Afternoon Announcements: June 29, 2012
June 29, 2012 06:40 pm
Go ahead and give yourself a high five. You made it to Friday. The weekend is ahead of you, and if you’re in the DC area, that means sitting in front of a fan and trying desperately to find relief from this heat wave. Actually, looking at the weather map, there’s a lot of places across the country at the moment where you could be reading this in front of a fan. In any event, we have a bunch of pieces of news for you today to close your week out properly.
Five more states are free from key requirements of the No Child Left Act today because the Department of Education has granted waivers to Arkansas, Missouri, South Dakota, Utah, and Virginia. This brings the count of states that have been granted waivers up to 24. The Associated Press via Education Week has more on the implications of this story.
The Education Trust’s newest report says that culture and policy changes need to be made in education in order to better serve high-poverty and low-performing public schools. The report, “Building and Sustaining Talent: Creating Conditions in High-Poverty Schools That Support Effective Teaching and Learning” lists a number of recommendations, including going beyond just focusing on teacher evaluations for school improvement. The Huffington Post has more.
New York City is joining with other school districts to force publishers to provide textbooks that meet the Common Core standards. The New York Times reports that a recent panel comprised of superintendents from New York City, Chicago, Newark, and Washington, D.C. “simply put…said they would reject any textbooks or other instructional materials that aren’t aligned with the Common Core’s more demanding math and literacy standards, which have been embraced by 45 states and the District of Columbia and will lead to new standardized tests by the 2014-15 school year.”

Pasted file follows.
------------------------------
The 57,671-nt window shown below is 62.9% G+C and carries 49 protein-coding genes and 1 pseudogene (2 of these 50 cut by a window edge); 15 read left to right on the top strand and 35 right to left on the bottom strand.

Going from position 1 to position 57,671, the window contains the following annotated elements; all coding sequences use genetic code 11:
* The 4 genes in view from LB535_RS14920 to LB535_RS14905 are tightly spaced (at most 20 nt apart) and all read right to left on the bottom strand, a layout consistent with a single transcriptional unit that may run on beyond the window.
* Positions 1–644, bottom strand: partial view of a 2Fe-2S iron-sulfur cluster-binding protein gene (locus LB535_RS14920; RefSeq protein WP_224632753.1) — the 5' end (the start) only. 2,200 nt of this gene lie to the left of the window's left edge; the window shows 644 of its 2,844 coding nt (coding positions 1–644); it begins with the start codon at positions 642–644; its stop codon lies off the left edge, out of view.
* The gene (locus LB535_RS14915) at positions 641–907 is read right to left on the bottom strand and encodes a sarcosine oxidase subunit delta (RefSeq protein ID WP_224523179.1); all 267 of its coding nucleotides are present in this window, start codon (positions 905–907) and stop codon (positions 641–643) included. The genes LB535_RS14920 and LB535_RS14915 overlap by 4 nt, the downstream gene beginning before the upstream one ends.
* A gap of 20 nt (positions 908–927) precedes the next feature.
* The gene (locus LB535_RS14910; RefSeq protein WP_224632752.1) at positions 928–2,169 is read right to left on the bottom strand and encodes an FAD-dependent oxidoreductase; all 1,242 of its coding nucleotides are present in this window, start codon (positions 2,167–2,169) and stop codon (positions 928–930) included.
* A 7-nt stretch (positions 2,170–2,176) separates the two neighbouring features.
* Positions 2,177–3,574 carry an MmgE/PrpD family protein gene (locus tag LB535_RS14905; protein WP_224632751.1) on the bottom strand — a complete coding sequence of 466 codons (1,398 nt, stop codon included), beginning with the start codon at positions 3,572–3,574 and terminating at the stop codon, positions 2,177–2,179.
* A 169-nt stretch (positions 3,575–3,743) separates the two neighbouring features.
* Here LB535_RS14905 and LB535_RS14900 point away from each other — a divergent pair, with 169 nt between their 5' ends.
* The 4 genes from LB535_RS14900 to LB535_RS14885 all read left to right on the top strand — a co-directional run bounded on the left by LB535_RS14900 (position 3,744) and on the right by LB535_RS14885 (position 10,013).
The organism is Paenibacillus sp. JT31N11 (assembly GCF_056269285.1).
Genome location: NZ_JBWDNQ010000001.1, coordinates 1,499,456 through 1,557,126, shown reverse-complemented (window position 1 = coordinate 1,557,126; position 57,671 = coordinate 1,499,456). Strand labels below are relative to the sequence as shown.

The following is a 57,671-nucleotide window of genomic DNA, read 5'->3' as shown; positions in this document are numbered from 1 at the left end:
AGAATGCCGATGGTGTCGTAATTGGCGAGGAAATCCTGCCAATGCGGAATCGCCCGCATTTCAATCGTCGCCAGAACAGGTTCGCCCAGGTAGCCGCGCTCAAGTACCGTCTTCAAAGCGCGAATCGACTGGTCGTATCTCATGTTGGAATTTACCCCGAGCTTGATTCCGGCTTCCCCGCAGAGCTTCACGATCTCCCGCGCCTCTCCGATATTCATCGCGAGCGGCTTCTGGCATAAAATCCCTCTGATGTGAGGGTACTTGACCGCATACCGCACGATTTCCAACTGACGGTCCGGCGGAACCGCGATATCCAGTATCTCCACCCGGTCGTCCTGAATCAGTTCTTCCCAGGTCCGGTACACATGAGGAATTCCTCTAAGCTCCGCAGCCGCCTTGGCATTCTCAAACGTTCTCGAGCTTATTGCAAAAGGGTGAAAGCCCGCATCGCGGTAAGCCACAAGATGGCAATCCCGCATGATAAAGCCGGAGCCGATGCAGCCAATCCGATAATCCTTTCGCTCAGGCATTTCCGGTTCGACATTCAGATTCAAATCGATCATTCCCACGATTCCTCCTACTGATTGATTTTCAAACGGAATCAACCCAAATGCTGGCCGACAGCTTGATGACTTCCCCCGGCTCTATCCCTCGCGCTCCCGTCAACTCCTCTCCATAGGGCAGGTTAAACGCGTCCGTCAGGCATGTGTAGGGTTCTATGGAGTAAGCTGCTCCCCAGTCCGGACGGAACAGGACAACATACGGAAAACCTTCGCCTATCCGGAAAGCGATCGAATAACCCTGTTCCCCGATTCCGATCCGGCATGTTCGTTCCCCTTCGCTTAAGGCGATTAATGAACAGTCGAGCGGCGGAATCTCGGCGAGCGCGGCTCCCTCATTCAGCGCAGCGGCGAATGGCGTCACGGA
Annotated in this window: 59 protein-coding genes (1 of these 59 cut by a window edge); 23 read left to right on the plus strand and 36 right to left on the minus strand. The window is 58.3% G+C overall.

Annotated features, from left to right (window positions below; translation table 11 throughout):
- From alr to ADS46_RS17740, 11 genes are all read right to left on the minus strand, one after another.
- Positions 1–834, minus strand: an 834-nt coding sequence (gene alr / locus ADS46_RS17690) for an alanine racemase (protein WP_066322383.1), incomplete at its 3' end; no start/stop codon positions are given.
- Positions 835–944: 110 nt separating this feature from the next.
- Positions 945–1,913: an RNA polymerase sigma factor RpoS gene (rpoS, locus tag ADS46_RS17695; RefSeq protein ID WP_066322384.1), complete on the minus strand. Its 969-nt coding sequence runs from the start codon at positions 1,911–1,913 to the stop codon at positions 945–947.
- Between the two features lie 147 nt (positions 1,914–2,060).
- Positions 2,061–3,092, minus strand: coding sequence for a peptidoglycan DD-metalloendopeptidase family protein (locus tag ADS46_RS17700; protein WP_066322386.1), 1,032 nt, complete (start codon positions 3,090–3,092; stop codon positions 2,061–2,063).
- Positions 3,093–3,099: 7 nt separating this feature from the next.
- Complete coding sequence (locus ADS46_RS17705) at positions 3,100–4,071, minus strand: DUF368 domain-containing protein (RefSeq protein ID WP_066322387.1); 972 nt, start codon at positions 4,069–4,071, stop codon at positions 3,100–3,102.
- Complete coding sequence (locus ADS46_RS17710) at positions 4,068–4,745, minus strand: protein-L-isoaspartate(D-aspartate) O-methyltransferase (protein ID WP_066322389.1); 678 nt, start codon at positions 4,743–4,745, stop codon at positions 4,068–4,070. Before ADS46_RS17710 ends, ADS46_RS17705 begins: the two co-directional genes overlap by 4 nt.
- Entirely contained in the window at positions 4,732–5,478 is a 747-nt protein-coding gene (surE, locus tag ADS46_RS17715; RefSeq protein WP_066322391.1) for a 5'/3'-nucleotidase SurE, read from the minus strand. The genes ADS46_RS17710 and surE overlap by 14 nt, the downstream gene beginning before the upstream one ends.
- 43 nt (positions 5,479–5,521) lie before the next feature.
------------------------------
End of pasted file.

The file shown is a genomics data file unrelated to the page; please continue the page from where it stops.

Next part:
Yesterday’s big news nationwide was that the Affordable Care Act was upheld by the Supreme Court. The Huffington Post has a story on how the decision could improve student performance. The article notes, “For decades, scholars have shouted that changing classroom learning and teacher training are useless if students are hungry, sick — or not in class. Many teachers cheered the health-care ruling Thursday, saying it may have as much or more of an impact on education than other policies like No Child Left Behind and Race to the Top.”
Finally today is another story from The Associated Press on a proposal in Illinois to propose a “’menu” of ways to cut costs and promote efficiency in Illinois Schools. The plan “aims to let schools decide on consolidating, sharing services with other districts or taking other steps to improve achievement.”
That’s it for today from the announcements! Have a great weekend!